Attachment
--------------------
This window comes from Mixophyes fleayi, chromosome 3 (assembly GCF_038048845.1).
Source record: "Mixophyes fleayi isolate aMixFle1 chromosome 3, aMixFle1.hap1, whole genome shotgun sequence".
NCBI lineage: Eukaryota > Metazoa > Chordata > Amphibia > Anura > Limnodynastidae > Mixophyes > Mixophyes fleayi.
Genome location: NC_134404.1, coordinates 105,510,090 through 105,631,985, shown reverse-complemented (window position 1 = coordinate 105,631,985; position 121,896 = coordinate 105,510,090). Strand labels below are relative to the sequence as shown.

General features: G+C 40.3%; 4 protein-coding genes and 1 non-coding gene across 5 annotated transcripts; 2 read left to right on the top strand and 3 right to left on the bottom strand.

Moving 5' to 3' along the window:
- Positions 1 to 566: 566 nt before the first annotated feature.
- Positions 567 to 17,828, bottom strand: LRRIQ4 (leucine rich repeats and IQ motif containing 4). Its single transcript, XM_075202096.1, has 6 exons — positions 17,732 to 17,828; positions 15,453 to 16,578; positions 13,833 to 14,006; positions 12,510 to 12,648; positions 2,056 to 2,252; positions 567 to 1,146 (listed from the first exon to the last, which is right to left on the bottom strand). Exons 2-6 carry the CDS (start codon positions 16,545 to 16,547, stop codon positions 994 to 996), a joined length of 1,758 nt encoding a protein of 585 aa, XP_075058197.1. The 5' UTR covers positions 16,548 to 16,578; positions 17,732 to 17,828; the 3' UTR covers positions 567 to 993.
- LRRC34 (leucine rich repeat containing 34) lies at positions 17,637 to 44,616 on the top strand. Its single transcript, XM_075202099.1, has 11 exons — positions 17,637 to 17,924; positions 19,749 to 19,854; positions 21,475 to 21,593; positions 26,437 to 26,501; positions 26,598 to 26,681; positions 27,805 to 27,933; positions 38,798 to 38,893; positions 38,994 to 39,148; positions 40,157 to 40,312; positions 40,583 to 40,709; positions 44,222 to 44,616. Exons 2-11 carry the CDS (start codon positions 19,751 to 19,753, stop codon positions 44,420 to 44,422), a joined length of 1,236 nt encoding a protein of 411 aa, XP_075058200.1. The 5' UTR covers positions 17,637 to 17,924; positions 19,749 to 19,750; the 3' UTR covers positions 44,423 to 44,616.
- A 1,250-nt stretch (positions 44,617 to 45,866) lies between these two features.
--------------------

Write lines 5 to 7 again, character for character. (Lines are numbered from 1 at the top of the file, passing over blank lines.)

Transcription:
General features: G+C 40.3%; 4 protein-coding genes and 1 non-coding gene across 5 annotated transcripts; 2 read left to right on the top strand and 3 right to left on the bottom strand.

Moving 5' to 3' along the window:
- Positions 1 to 566: 566 nt before the first annotated feature.